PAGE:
- Published on Tuesday, 15 March 2011 17:00
- Written by Mary Beth Hislop - Staff Writerfirstname.lastname@example.org
It was a day of dance for women across the country, but the festive music, refreshments, red-heart-shaped balloons and free heart-health screenings attracted men, too – young and old.
It may have been the free health screenings that got them in the door, but anyone peeking in the St. Francis High School gym Feb. 26 would say the music kept them there. People of all ages, sizes and movement abilities boogied to the beat – as well as they could boogie.
The second annual Day of Dance, inspired by Spirit of Women and hosted by the Women’s Hospital at El Camino Hospital, commemorated February’s American Heart Month.
“This event is a celebration of dance, exercise and learning more about women’s heart health,” said Michele van Zuiden, Women’s Hospital executive director, in a welcoming statement.
Sponsor groups, physicians from across the county, dance groups, health-care workers and other volunteers offered screenings, instruction, advice and expertise to educate participants about the growing epidemic in heart health.
“They’re all focused on how to improve heart health for women, signs and symptoms of heart disease – and other issues,” said El Camino spokeswoman Judy Twitchell.
Every 34 seconds, heart disease kills someone in this country – more than 2,500 Americans each day, according to mamashealth.com. And for American women, heart attacks are the leading cause of death. Heart and cardiovascular disease and strokes kill nearly twice as many women as all types of cancers combined, including breast cancer.
Spirit of Women is a national, partnership network of hospitals and health-care systems that promote positive interaction between women and health-care providers – helping women and their families navigate through an often-complicated system. El Camino Hospital announced its alliance with Spirit of Women in May 2009.
Day of Dance began at 11:30 a.m. – plenty of time for a lazy, sleep-in weekend – with a stretch and warmup session led by local fitness guru Joanie Greggains. And it didn’t matter what dancers needed for support – canes, caregivers, walkers or partners – the gym was filled with bodies dancing to the rhythm of eight types of dance, from flamenco to Zumba, instructed by several Bay Area dance and fitness groups.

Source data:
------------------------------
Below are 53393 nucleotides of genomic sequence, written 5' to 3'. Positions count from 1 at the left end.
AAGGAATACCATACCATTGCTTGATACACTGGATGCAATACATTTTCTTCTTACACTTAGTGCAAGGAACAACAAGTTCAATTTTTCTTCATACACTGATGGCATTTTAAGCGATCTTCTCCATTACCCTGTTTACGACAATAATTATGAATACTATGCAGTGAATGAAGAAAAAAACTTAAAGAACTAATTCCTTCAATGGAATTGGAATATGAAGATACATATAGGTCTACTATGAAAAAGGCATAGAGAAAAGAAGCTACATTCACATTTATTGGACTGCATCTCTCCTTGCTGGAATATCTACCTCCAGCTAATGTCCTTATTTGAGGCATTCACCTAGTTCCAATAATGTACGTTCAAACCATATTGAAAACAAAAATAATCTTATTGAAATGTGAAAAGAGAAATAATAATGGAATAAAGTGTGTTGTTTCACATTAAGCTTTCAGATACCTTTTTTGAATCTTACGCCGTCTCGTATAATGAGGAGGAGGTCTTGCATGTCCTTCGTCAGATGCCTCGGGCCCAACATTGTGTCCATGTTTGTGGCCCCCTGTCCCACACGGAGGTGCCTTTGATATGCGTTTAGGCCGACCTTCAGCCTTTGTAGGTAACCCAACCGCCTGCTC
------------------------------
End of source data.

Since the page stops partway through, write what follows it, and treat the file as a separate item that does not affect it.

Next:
Yukari Sakaguchi dragged her boyfriend, Michi Nakahara, to the event – but he wasn’t screaming.
“I came to support the cause and because I like dancing,” Nakahara said. “I’m a social worker and I’m interested in women’s, seniors’ and others’ issues.”
It was the beat that beckoned Vlad Kulchitskiy.
“I like dancing,” he said. “I just wanted to see all kinds of dance today.”
While he was there, Kulchit-skiy thought it would be a good idea to get screened.
When attendees weren’t dancing or visiting vendor booths lining the dance floor – aka the Lancers’ basketball court – they registered for screenings. And women weren’t the only ones waiting in line, as many men signed up for the complimentary blood pressure, heart rate, cholesterol and glucose monitoring screens.
“It could be their only chance,” Twitchell said. “It’s a great (way) to bring medicine directly to the people.”
“It was pretty cool,” Kulchit-skiy said of the screenings. “I think it’s good that they have this kind of stuff.”
Eric Malmstrom drove his mother to the event and took advantage of the screenings while his mom joined the dancing.
“I haven’t seen a doctor in a while,” he said. “And I actually got some footage of my mother dancing.”
Eighteen stations set up in the school’s cafeteria offered nine different screenings, including cholesterol, Body Mass Index, cardiovascular risk assessment and podiatry, which check for circulatory-problem indications.
Attendee Michele Rioux said she was grateful El Camino was offering the screenings.
“Not everybody has insurance,” she said. “This is really a good chance for me.”
Physicians were available to answer questions at the “Ask the Doc” booth, and cardiologists Drs. Catherine A. Collings and Neal Scott presented short heart-health lectures between dance segments.
“My job is to keep you healthy and well,” Scott said, citing statistics that a Mediterranean diet reduces heart disease and cancer.
Vegetables, fruits, whole grains, olive oil, nuts, fish and increasing physical activity also reduce postmenopausal problems as well as risk of heart attack, he said. And, don’t begrudge yourself the bubbly.
“The people who drink moderately lived the longest,” Scott said of research data.
This year’s event boasted moderate improvements, Twitchell said. Last year’s Day of Dance took place at the Santa Clara Convention Center. Holding the event at St. Francis localized it. Last year, dance programs and screenings took place in one large room.
“The dancing made it difficult to hear the heart (and measure) pressure,” Twitchell said.
And though the Lancers’ brown and gold colors clashed with Day of Dance’s red-themed event, there’s no question which colors showed the most spirit.